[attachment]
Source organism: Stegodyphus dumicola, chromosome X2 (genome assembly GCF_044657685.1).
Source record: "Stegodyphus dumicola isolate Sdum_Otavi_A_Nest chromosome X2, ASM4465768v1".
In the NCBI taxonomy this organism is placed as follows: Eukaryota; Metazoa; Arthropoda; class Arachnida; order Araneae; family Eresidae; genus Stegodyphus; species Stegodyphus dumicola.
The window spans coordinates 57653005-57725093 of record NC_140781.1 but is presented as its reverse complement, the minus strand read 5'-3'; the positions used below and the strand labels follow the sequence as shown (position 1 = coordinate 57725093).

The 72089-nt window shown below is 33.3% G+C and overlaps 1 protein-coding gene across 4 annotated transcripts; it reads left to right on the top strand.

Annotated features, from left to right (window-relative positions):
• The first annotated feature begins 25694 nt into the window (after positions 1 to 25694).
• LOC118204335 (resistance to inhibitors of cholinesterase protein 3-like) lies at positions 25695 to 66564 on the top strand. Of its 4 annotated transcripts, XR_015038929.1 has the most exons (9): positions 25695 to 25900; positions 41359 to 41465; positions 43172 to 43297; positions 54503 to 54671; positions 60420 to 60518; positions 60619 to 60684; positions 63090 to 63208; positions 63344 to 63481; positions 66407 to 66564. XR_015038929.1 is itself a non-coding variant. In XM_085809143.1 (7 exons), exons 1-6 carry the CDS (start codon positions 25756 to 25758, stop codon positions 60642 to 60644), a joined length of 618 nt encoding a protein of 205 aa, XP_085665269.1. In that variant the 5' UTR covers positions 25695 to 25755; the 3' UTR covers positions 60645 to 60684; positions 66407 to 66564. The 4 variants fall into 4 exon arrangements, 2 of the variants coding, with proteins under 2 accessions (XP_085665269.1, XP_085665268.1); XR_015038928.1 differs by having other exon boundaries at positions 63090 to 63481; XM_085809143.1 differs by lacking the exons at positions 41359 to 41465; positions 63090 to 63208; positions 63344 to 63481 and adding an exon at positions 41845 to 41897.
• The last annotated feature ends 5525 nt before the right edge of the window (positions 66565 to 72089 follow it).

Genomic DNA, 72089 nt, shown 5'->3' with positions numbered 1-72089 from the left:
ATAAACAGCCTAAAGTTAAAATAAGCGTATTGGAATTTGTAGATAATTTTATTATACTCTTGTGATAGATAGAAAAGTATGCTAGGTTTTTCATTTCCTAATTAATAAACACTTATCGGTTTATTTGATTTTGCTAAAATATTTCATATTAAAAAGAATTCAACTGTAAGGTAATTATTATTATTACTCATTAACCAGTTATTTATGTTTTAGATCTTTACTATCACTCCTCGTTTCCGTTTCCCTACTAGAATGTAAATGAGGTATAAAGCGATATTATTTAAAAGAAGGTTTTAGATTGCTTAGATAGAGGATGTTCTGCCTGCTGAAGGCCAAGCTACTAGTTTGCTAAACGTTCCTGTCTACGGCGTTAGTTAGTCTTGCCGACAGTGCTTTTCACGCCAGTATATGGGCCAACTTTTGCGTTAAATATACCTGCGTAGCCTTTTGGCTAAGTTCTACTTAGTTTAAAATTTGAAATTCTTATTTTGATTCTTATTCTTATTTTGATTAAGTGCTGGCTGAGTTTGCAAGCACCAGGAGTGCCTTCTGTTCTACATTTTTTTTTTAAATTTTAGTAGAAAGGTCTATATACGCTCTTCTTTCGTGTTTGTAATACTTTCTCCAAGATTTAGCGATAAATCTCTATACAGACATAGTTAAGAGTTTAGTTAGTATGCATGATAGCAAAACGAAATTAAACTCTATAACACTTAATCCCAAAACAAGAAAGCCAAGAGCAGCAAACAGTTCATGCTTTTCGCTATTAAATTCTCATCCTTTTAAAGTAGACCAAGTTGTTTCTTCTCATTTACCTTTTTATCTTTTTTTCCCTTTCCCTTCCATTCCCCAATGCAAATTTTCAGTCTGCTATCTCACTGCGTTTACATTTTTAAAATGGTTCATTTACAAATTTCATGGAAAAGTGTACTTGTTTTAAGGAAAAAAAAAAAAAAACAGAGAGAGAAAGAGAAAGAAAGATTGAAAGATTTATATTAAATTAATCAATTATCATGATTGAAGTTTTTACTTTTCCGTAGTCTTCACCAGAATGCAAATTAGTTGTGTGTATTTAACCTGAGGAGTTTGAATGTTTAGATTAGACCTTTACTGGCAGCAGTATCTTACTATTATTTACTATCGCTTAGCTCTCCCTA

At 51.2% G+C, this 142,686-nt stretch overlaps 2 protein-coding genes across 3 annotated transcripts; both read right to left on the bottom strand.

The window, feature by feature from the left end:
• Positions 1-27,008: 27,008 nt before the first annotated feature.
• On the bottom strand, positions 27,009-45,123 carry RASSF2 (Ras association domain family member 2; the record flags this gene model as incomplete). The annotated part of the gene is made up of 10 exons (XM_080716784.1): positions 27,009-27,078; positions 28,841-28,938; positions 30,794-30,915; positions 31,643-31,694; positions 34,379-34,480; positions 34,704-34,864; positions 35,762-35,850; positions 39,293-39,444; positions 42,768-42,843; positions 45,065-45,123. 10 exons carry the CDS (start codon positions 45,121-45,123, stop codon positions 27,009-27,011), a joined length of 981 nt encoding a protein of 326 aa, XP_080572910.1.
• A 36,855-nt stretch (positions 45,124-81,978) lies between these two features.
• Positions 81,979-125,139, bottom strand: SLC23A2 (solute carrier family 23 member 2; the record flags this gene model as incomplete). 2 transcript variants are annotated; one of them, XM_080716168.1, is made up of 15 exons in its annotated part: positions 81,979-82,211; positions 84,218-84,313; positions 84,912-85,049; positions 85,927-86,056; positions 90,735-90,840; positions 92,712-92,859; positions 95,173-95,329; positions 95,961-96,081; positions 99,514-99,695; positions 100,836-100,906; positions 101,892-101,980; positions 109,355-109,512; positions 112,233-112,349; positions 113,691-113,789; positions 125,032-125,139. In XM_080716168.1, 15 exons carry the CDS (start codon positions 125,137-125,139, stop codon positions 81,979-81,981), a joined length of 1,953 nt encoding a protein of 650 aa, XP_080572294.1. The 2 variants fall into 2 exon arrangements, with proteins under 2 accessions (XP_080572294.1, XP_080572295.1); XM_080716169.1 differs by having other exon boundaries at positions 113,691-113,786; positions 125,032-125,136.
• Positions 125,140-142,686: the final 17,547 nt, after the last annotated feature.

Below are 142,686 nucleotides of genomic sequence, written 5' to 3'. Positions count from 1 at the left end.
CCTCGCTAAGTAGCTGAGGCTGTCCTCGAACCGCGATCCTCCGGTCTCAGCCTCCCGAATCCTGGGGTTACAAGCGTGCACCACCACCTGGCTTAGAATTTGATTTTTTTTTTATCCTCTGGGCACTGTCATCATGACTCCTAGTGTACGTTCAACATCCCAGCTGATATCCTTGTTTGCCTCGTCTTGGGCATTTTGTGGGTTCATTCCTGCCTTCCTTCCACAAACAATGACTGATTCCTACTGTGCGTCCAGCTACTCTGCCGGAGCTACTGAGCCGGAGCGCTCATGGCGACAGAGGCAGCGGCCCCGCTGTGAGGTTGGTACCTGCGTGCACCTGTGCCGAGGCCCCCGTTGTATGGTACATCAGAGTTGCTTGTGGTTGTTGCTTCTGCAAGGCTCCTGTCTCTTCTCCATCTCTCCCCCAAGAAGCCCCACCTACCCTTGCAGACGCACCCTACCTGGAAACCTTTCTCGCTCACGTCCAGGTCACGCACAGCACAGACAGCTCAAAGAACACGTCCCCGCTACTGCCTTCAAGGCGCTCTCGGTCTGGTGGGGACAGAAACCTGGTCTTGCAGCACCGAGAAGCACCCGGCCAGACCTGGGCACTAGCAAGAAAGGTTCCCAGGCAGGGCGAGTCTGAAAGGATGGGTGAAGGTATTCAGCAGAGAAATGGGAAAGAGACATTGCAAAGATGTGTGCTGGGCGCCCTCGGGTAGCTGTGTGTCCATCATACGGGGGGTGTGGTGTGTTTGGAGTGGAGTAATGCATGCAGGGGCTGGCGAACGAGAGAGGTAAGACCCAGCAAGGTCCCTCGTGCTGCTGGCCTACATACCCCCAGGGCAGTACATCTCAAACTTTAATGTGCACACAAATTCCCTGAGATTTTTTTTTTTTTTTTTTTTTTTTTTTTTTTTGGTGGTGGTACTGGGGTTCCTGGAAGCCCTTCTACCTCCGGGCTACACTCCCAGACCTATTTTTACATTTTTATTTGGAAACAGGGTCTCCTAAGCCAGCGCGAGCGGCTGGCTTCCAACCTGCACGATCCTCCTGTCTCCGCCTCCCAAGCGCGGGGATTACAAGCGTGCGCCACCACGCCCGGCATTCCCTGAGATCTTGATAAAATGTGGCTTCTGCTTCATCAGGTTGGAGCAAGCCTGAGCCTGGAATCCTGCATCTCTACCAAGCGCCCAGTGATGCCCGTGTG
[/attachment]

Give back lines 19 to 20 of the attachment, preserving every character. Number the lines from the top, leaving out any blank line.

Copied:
Below are 142,686 nucleotides of genomic sequence, written 5' to 3'. Positions count from 1 at the left end.
CCTCGCTAAGTAGCTGAGGCTGTCCTCGAACCGCGATCCTCCGGTCTCAGCCTCCCGAATCCTGGGGTTACAAGCGTGCACCACCACCTGGCTTAGAATTTGATTTTTTTTTTATCCTCTGGGCACTGTCATCATGACTCCTAGTGTACGTTCAACATCCCAGCTGATATCCTTGTTTGCCTCGTCTTGGGCATTTTGTGGGTTCATTCCTGCCTTCCTTCCACAAACAATGACTGATTCCTACTGTGCGTCCAGCTACTCTGCCGGAGCTACTGAGCCGGAGCGCTCATGGCGACAGAGGCAGCGGCCCCGCTGTGAGGTTGGTACCTGCGTGCACCTGTGCCGAGGCCCCCGTTGTATGGTACATCAGAGTTGCTTGTGGTTGTTGCTTCTGCAAGGCTCCTGTCTCTTCTCCATCTCTCCCCCAAGAAGCCCCACCTACCCTTGCAGACGCACCCTACCTGGAAACCTTTCTCGCTCACGTCCAGGTCACGCACAGCACAGACAGCTCAAAGAACACGTCCCCGCTACTGCCTTCAAGGCGCTCTCGGTCTGGTGGGGACAGAAACCTGGTCTTGCAGCACCGAGAAGCACCCGGCCAGACCTGGGCACTAGCAAGAAAGGTTCCCAGGCAGGGCGAGTCTGAAAGGATGGGTGAAGGTATTCAGCAGAGAAATGGGAAAGAGACATTGCAAAGATGTGTGCTGGGCGCCCTCGGGTAGCTGTGTGTCCATCATACGGGGGGTGTGGTGTGTTTGGAGTGGAGTAATGCATGCAGGGGCTGGCGAACGAGAGAGGTAAGACCCAGCAAGGTCCCTCGTGCTGCTGGCCTACATACCCCCAGGGCAGTACATCTCAAACTTTAATGTGCACACAAATTCCCTGAGATTTTTTTTTTTTTTTTTTTTTTTTTTTTTTTTGGTGGTGGTACTGGGGTTCCTGGAAGCCCTTCTACCTCCGGGCTACACTCCCAGACCTATTTTTACATTTTTATTTGGAAACAGGGTCTCCTAAGCCAGCGCGAGCGGCTGGCTTCCAACCTGCACGATCCTCCTGTCTCCGCCTCCCAAGCGCGGGGATTACAAGCGTGCGCCACCACGCCCGGCATTCCCTGAGATCTTGATAAAATGTGGCTTCTGCTTCATCAGGTTGGAGCAAGCCTGAGCCTGGAATCCTGCATCTCTACCAAGCGCCCAGTGATGCCCGTGTG